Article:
- Collaborative Application Lifecycle Management (C/ALM) Scenarios – providing real-world, role and task based user experiences that explore end-user goals and their needs to access data throughout the lifecycle.
- Open Services for Lifecycle Collaboration (OSLC) – to unlock the information buried within development tools, open and agreed upon interfaces are needed that allow different tools to share and exchange the data that they produce.
- Jazz Integration Architecture (JIA) – a set of inter-connected technologies and specifications, consisting of reference architecture, API specifications, a set of common services and tool building blocks.
- Jazz Foundation – an implementation of the Jazz Foundation Services, and optional toolkits to aid in the construction of Jazz applications.
Following the introductory overview the eBook has three main sections: 1) a detailed scenario of an agile development project, showing who does what, how everyone knows what everyone else is doing, and how the performance of the entire team is enahnced; 2) a "Web We Wove" section that uses the Web metaphor to review the linkages made among team members that facilitated the observed results - a kind of retrospective on the scenario; and 3) "ALM Ecosystems" that explicitly addressed how different sets of tools can be configured and integrated to achieve similar results as described in the previous two sections.
A final section offers a conclusion in the form of a recap of the Jazz project goals along with a discussion of key communities:
- The community at Open Services for Lifecycle Collaboration is working to provide open public descriptions of development artifacts (resources) and the interfaces for sharing information across the development lifecycle.
- The Jazz Foundation that provides a set of services that help drive a common user experience.
- and Jazz.net an open, innovative, and collaborative community.
The eBook's authors are: Carolyn Pampino, a member of the C/ALM leadership team at IBM Rational’s Lexington lab, working closely with the Jazz team leads to define the Collaborative ALM road map and strategy; Erich Gamma, a Distinguished Engineer at IBM Rational Software’s Zurich lab. He is the technical lead of Rational Team Concert and is a member of the C/ALM leadership team; and, John Wiegand, a Distinguished Engineer at IBM Rational’s Beaverton, Oregon lab and Rational Chief Architect. John is responsible for defining the architectural and implementation aspects of Jazz as a platform for use in products across the software lifecycle.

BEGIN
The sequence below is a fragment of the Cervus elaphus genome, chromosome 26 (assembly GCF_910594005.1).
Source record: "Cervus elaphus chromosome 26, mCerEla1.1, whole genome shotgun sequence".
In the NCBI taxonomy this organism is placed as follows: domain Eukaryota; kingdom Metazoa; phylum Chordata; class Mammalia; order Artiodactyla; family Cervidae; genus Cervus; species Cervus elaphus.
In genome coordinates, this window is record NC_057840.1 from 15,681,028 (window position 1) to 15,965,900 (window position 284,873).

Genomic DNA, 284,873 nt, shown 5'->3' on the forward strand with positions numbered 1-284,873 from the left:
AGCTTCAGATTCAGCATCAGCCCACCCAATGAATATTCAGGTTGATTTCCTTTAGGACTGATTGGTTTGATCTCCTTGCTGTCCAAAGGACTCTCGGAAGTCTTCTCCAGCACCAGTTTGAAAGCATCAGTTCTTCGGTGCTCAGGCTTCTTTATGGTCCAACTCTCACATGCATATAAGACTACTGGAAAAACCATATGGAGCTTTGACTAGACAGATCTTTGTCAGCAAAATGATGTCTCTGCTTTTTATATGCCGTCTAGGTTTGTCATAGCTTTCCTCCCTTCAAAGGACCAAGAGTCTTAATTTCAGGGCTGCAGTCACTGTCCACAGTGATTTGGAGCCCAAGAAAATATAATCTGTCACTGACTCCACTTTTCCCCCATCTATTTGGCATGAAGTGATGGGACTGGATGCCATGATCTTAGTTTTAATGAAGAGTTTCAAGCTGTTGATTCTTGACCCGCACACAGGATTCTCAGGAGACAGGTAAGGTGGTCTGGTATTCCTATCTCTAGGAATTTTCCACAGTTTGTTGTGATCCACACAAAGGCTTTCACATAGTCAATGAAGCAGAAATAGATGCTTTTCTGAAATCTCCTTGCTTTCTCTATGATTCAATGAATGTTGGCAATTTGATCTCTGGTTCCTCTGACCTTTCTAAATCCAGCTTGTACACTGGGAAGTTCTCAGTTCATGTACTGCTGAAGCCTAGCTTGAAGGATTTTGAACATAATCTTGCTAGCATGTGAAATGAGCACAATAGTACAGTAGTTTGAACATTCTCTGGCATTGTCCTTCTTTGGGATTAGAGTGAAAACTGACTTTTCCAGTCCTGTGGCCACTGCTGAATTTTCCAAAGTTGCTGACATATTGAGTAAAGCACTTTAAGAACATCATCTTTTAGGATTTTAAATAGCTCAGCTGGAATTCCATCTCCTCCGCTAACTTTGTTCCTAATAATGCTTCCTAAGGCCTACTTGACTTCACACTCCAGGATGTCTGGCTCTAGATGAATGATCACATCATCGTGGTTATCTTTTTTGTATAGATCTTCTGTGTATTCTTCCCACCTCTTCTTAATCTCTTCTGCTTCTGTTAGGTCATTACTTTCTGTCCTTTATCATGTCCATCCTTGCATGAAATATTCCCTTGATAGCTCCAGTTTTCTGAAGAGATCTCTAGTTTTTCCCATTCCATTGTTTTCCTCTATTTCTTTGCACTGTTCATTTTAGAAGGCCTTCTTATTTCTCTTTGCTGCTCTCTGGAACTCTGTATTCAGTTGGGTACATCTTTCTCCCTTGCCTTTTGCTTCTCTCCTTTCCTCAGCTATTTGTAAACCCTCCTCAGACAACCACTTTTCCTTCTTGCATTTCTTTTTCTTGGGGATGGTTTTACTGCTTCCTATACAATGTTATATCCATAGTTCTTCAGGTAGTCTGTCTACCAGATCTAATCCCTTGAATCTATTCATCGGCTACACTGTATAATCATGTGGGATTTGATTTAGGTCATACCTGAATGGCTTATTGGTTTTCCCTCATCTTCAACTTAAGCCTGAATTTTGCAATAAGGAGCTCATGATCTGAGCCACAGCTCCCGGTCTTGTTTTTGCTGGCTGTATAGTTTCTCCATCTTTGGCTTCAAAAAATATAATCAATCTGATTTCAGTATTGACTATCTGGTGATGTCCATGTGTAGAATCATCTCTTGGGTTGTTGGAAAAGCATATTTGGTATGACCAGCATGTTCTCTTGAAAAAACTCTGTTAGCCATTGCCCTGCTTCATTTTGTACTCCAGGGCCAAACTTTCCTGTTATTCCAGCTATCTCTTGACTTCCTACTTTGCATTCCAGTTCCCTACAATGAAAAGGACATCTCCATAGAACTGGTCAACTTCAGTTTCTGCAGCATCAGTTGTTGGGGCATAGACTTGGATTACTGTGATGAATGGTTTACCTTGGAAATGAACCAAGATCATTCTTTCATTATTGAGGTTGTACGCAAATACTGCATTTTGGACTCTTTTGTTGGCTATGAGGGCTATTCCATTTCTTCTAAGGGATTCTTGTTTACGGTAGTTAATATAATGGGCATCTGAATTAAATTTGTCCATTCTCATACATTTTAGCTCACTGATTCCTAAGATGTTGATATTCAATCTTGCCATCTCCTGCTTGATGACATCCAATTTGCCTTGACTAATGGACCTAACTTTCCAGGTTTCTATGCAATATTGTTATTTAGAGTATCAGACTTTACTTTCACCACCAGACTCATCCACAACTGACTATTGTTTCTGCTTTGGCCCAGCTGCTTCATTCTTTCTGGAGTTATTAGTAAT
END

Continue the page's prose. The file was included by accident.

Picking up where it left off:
Yes tools are important but isn't fixing the culture problem explained in the overview more important?
If IBM, especially Rational, isn't a "Tools are a substitute for fixing culture" organization, I don't know what is.
exactly...I was trying to be cheeky! Wonder how much they paid for that ad....uh, I mean article.Jason, we don't accept paid editorial at InfoQ. Companies can buy advertising to promote content, but they can't pay us to publish something. In this case, IBM is paying to "advertise" this book and create the PDF with them, but we had the option to publish it in the vendor content area or on IBM itself, but the editors decided independently that this could be pubilshed as a normal InfoQ article because there was enough educational value to make it worthy of being an InfoQ article even if it is written in the context of Rational's tools.
We care enormously about our editorial integrity so I just wanted to make that clear.
Floyd - InfoQ co-founder
It was still an *interesting* article, and, I feel, balanced out the traditional "tools are crap" attitude that we in the Agile community are so fond of. It might tend to be true that tools generally just get in the way, but without debate and discourse, it's far from proven.
Thanks for your comments. :) InfoQ is great.
Ian Culling, Andy Powell & Lee Cunningham Dec 11, 2013